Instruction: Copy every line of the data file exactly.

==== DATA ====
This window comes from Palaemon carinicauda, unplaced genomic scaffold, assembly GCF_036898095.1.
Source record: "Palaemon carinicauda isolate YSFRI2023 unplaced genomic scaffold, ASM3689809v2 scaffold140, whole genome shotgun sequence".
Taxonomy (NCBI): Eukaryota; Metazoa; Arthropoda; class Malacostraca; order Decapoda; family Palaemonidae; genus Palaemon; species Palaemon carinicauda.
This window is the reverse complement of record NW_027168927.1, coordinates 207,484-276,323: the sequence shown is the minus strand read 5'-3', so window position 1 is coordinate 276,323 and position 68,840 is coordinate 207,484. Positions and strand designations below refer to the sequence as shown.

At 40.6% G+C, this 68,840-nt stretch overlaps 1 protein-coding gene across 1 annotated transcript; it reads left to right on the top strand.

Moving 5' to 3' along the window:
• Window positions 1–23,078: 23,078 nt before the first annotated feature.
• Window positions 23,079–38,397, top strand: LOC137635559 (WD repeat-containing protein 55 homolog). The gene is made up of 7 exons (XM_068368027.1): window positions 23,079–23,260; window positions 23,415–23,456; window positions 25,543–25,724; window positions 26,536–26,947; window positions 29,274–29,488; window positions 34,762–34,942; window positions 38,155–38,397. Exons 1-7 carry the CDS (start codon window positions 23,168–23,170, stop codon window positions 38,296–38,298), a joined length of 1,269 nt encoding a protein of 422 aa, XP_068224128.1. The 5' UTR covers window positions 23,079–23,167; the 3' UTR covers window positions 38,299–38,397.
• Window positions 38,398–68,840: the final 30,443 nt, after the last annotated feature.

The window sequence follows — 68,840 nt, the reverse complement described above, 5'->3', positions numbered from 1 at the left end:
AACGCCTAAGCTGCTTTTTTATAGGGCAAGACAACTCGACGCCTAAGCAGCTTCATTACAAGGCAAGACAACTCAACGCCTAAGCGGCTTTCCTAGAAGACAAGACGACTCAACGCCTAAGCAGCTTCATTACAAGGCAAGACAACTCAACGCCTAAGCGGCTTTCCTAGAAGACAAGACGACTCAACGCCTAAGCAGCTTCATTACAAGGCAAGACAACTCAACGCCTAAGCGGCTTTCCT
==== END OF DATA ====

This window comes from Palaemon carinicauda, unplaced genomic scaffold, assembly GCF_036898095.1.
Source record: "Palaemon carinicauda isolate YSFRI2023 unplaced genomic scaffold, ASM3689809v2 scaffold140, whole genome shotgun sequence".
Taxonomy (NCBI): Eukaryota; Metazoa; Arthropoda; class Malacostraca; order Decapoda; family Palaemonidae; genus Palaemon; species Palaemon carinicauda.
This window is the reverse complement of record NW_027168927.1, coordinates 207,484-276,323: the sequence shown is the minus strand read 5'-3', so window position 1 is coordinate 276,323 and position 68,840 is coordinate 207,484. Positions and strand designations below refer to the sequence as shown.

At 40.6% G+C, this 68,840-nt stretch overlaps 1 protein-coding gene across 1 annotated transcript; it reads left to right on the top strand.

Moving 5' to 3' along the window:
• Window positions 1–23,078: 23,078 nt before the first annotated feature.
• Window positions 23,079–38,397, top strand: LOC137635559 (WD repeat-containing protein 55 homolog). The gene is made up of 7 exons (XM_068368027.1): window positions 23,079–23,260; window positions 23,415–23,456; window positions 25,543–25,724; window positions 26,536–26,947; window positions 29,274–29,488; window positions 34,762–34,942; window positions 38,155–38,397. Exons 1-7 carry the CDS (start codon window positions 23,168–23,170, stop codon window positions 38,296–38,298), a joined length of 1,269 nt encoding a protein of 422 aa, XP_068224128.1. The 5' UTR covers window positions 23,079–23,167; the 3' UTR covers window positions 38,299–38,397.
• Window positions 38,398–68,840: the final 30,443 nt, after the last annotated feature.

The window sequence follows — 68,840 nt, the reverse complement described above, 5'->3', positions numbered from 1 at the left end:
AACGCCTAAGCTGCTTTTTTATAGGGCAAGACAACTCGACGCCTAAGCAGCTTCATTACAAGGCAAGACAACTCAACGCCTAAGCGGCTTTCCTAGAAGACAAGACGACTCAACGCCTAAGCAGCTTCATTACAAGGCAAGACAACTCAACGCCTAAGCGGCTTTCCTAGAAGACAAGACGACTCAACGCCTAAGCAGCTTCATTACAAGGCAAGACAACTCAACGCCTAAGCGGCTTTCCT